Dealing With Difficult Little People (Lunch Foods)
I have always found dealing with difficult people to be, well.....difficult....but especially when dealing with preschool children. These little people are old and smart enough to have control of their minds and bodies, but yet are not really old enough to control their minds or bodies. I see it all the time, no matter what socio-economic status these children come from, there are times when you see the wheels turning. Or the light is on and no one is home. I used to think that the children from poorer families were not as well behaved, but I am quickly discovering that it is not always the case!
Right now I have a class of three year olds. Of the 16 children in my class, there are maybe 3 or 4 that do as they are told the majority of the time. I have several new children in my classroom, and these children are barely three. They are more challenging than the older children, however I find myself anticipating the upcoming class shifting that will occur next week, as separating some of the older children (who refuse to listen) from the younger ones (who would listen if they didn't get the attention for their naughty behavior from the older ones). Needless to say I have a lot of busy, active, and extremely loud preschoolers to contend with daily!
An interesting observation that my co-teachers and I have been making recently is the correlation between the foods the children are eating and their behaviors afterwards. Back in the 70's and early 80's, my younger brother was diagnosed with ADD and Hyperactivity (now the term is ADHD). He was medicated for this condition, and my family had to watch what foods my brother injested. A common culprit of his bad behavior was that obnoxious Red Food Coloring #9. As a parent years later, I discovered that my oldest daughter would act a little more "hyper" at certain times after eating too much food with coloring. So as a parent, I was aware of this link and tried my hardest to keep the foods that effected her the most to a minimum. I am not saying I didn't allow her to eat coloring, I just made sure she wouldn't overdo it. She could handle coloring in moderation, there are some kids that can't handle it at all. The preschool I work at does not offer breakfast or lunch to the children enrolled. The parents are responsible for those meals. Some parents feed their munchkins at home, and others bring food to the school to eat it there. The morning teachers have noticed that some of the foods these kids are eating are chock full of coloring. Pop Tarts, colored cereals, chocolate flavored breakfast foods...what ever happened to good old Cheerio's and Rice Krispies? The children who come in and have eaten those types of foods are the ones who are harder to control. We have also seen this in the afternoons, the kids who have all the Oreo's and cheese puffs and other foods with a lot of coloring have a difficult time settling down in the afternoon, making quiet time a difficult time of the day. (The lack of sleep is another issue that we have seen can effect the behavior of these kiddos, but that is a blog for another day)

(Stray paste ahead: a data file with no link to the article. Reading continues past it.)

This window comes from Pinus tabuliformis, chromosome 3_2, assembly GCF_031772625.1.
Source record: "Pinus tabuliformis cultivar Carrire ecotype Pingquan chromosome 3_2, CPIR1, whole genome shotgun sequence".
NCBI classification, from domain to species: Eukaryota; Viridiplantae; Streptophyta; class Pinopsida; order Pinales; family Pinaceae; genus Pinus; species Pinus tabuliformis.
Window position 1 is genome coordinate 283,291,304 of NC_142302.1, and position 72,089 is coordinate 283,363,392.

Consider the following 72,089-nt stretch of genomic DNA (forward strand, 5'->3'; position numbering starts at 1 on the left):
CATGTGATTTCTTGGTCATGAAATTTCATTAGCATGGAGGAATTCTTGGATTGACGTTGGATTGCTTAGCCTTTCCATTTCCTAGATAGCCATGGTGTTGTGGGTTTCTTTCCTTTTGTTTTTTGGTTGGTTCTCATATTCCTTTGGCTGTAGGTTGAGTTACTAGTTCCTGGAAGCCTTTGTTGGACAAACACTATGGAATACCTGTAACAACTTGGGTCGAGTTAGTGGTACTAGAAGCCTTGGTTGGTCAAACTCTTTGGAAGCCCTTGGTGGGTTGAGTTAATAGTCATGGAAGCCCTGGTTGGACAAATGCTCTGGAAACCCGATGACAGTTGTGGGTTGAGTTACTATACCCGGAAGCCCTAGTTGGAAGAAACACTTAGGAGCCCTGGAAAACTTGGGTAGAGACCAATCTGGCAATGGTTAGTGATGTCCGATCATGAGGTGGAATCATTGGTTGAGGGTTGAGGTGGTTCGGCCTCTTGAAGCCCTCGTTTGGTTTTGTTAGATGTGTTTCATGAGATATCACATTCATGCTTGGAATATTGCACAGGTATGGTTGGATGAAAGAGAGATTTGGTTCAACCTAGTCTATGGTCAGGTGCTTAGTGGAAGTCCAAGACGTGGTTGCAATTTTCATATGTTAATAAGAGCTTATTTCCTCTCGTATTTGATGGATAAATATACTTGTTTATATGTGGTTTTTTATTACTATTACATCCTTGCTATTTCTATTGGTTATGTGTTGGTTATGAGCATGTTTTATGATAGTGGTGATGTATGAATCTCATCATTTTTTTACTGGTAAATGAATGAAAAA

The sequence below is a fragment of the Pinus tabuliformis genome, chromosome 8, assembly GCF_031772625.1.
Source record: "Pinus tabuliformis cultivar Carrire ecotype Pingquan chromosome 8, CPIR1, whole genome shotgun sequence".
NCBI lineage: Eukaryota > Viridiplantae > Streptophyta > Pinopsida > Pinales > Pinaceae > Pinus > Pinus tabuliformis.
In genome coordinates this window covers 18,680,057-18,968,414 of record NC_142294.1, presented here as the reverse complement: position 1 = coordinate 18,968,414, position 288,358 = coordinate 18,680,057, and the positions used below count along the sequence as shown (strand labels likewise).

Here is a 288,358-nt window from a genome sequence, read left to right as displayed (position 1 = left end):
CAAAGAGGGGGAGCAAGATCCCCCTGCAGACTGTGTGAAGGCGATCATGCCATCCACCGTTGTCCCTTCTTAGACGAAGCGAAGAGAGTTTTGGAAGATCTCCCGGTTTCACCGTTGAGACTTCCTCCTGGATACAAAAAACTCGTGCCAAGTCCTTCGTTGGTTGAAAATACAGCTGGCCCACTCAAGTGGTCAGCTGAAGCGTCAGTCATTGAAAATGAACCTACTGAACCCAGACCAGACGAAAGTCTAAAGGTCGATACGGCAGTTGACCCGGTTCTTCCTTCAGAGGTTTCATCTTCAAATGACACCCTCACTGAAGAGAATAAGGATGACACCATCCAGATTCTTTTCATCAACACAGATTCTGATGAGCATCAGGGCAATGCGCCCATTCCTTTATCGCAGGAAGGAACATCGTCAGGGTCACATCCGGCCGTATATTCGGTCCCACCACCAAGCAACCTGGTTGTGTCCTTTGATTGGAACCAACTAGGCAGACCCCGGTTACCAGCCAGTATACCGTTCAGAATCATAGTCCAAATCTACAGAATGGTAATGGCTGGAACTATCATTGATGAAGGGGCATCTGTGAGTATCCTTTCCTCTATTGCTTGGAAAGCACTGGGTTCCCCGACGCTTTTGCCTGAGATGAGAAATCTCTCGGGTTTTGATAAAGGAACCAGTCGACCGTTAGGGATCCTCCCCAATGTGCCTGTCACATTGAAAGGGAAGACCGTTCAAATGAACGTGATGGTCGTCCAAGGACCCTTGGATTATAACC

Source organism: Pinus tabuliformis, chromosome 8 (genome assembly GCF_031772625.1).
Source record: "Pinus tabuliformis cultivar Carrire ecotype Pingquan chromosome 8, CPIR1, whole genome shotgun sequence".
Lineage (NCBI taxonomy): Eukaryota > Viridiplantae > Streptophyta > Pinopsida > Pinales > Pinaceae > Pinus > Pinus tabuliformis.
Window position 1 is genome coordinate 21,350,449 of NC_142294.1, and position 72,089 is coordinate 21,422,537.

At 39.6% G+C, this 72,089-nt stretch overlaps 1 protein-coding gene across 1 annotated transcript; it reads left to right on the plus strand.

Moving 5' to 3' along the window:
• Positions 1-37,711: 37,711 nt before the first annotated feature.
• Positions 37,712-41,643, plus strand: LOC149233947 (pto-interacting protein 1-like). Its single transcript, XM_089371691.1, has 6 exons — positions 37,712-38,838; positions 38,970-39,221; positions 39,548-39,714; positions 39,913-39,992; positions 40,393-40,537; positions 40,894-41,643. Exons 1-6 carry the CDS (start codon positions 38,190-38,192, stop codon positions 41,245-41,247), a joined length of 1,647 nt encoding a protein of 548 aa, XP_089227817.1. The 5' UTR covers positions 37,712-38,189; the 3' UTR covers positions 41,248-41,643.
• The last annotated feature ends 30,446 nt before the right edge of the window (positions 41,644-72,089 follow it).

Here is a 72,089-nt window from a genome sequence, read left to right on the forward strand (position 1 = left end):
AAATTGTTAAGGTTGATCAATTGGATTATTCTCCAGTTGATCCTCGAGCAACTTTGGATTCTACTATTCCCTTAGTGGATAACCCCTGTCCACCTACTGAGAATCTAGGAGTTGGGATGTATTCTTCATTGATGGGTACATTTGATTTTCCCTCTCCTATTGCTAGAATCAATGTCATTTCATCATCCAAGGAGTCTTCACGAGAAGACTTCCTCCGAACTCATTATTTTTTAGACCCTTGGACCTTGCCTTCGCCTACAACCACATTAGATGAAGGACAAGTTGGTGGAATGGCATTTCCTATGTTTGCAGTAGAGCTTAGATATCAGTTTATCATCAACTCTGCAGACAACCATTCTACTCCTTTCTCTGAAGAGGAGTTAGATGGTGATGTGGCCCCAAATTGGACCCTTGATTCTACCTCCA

I implore parents, please take into consideration the foods you are feeding your child. The chemicals are so strong and these children are growing their minds and bodies. Imagine what those toxins may be doing to your child. They make children distracted, antsy and unable to focus. Many children are diagnosed with ADHD, but how many of them have true ADHD as opposed to those who are suffering from chemical toxicity in their bodies? The parents in my classroom send their kids to school with chips, cookies, puddings, 2 juice boxes and a 1/2 a sandwich. Hello!!! What happened to the fruits and vegetables? Carrot sticks, apples, grapes, celery (with peanut butter or for peanut free schools, cream cheese). These parents are sending more junk foods in the children's lunches than substantial brain and bone developing healthy foods. With back to school coming upon us, please take the lunch selection you make for your child into consideration. Not only for the teachers that have to deal with your child, but because a distracted, difficult-to-redirect child is not learning to his or her fullest potential.